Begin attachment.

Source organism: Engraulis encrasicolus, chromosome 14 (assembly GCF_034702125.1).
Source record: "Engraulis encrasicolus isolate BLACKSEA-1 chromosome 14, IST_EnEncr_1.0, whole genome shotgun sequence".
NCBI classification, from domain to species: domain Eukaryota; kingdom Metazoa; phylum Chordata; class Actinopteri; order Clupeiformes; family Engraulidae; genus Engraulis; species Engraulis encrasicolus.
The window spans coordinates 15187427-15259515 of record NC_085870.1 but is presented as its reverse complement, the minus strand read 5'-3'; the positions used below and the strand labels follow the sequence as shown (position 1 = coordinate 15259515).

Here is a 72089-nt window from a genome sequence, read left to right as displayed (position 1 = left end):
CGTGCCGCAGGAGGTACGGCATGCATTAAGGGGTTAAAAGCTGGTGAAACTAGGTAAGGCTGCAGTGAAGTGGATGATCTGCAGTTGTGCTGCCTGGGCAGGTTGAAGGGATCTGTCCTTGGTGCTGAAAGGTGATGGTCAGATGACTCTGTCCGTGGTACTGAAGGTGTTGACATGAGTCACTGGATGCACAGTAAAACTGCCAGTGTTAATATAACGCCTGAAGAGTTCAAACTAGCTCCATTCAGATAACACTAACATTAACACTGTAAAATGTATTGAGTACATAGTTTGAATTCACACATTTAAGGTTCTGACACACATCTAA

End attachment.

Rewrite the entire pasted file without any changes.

Source organism: Engraulis encrasicolus, chromosome 14 (assembly GCF_034702125.1).
Source record: "Engraulis encrasicolus isolate BLACKSEA-1 chromosome 14, IST_EnEncr_1.0, whole genome shotgun sequence".
NCBI classification, from domain to species: domain Eukaryota; kingdom Metazoa; phylum Chordata; class Actinopteri; order Clupeiformes; family Engraulidae; genus Engraulis; species Engraulis encrasicolus.
The window spans coordinates 15187427-15259515 of record NC_085870.1 but is presented as its reverse complement, the minus strand read 5'-3'; the positions used below and the strand labels follow the sequence as shown (position 1 = coordinate 15259515).

Here is a 72089-nt window from a genome sequence, read left to right as displayed (position 1 = left end):
CGTGCCGCAGGAGGTACGGCATGCATTAAGGGGTTAAAAGCTGGTGAAACTAGGTAAGGCTGCAGTGAAGTGGATGATCTGCAGTTGTGCTGCCTGGGCAGGTTGAAGGGATCTGTCCTTGGTGCTGAAAGGTGATGGTCAGATGACTCTGTCCGTGGTACTGAAGGTGTTGACATGAGTCACTGGATGCACAGTAAAACTGCCAGTGTTAATATAACGCCTGAAGAGTTCAAACTAGCTCCATTCAGATAACACTAACATTAACACTGTAAAATGTATTGAGTACATAGTTTGAATTCACACATTTAAGGTTCTGACACACATCTAA